We present data and argument to show that in Tetris—a real-time, interactive video game—certain cognitive and perceptual problems are more quickly, easily, and reliably solved by performing actions in the world than by performing computational actions in the head alone. We have found that some of the translations and rotations made by players of this video game are best understood as actions that use the world to improve cognition. These actions are not used to implement a plan, or to implement a reaction; they are used to change the world in order to simplify the problem-solving task. Thus, we distinguish pragmatic actions—actions performed to bring one physically closer to a goal—from epistemic actions—actions performed to uncover informatioan that is hidden or hard to compute mentally.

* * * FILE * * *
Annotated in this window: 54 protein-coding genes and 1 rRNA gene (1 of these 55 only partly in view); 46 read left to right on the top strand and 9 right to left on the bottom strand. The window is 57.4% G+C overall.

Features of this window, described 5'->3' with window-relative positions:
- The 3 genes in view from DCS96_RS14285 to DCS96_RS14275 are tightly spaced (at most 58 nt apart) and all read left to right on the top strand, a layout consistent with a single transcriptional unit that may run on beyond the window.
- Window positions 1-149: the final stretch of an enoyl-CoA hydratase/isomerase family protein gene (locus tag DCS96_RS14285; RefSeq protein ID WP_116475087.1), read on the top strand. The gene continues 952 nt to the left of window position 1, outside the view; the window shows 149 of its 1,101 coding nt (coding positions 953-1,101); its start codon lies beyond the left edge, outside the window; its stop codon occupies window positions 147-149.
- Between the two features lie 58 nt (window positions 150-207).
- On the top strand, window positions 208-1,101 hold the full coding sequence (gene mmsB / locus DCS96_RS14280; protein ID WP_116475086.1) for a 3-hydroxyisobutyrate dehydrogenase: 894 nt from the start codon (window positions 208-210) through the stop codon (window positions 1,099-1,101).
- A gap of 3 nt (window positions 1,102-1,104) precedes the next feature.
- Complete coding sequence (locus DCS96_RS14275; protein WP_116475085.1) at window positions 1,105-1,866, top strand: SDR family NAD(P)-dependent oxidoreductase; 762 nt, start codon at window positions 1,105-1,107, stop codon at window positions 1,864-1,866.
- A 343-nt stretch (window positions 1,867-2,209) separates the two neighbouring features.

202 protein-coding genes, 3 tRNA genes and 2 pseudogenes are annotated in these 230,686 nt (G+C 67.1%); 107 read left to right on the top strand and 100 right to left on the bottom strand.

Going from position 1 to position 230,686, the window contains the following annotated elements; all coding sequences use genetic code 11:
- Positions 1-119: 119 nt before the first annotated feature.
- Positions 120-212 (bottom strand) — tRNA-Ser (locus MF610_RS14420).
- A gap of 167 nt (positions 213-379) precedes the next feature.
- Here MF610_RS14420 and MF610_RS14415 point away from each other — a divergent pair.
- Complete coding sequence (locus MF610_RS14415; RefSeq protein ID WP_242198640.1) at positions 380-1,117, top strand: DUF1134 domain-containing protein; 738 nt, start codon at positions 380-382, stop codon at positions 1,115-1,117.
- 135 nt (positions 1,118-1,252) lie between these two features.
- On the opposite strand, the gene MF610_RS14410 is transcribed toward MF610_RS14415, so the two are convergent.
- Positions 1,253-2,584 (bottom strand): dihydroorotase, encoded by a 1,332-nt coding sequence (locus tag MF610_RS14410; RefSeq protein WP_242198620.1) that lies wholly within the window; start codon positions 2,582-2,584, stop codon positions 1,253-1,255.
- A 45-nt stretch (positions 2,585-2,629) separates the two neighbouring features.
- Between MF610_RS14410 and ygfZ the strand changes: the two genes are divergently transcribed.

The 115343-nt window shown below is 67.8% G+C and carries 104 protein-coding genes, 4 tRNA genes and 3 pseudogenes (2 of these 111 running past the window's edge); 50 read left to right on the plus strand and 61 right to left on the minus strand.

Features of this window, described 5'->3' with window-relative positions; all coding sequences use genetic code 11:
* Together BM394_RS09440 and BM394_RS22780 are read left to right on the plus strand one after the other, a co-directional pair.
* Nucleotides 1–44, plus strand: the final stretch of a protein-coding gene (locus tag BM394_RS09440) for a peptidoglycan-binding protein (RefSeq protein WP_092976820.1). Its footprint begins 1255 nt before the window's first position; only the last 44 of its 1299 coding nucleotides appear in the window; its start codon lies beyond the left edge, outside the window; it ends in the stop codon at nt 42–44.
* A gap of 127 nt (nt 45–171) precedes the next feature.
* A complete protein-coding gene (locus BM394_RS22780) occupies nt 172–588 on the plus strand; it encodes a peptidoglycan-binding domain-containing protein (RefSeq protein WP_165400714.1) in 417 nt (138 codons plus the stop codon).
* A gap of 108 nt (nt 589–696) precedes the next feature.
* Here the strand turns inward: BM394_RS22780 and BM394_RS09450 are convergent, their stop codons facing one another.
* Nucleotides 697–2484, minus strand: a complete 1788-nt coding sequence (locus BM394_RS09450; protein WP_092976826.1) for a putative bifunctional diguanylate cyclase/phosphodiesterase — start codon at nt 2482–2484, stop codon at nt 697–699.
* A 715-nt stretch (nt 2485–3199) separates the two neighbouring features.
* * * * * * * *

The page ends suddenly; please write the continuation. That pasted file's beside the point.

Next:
To illustrate the need for epistemic actions, we first develop a standard information-processing model of Tetris cognition and show that it cannot explain performance data from human players of the game—even when we relax the assumption of fully sequential processing. Standard models disregard many actions taken by players because they appear unmotivated or superfluous. However, we show that such actions are actually far from superfluous; they play a valuable role in improving human performance. We argue that traditional accounts are limited because they regard action as having a single function: to change the world. By recognizing a second function of action—an epistemic function—we can explain many of the actions that a traditional model cannot. Although our argument is supported by numerous examples specifically from Tetris, we outline how the new category of epistemic action can be incorporated into theories of action more generally.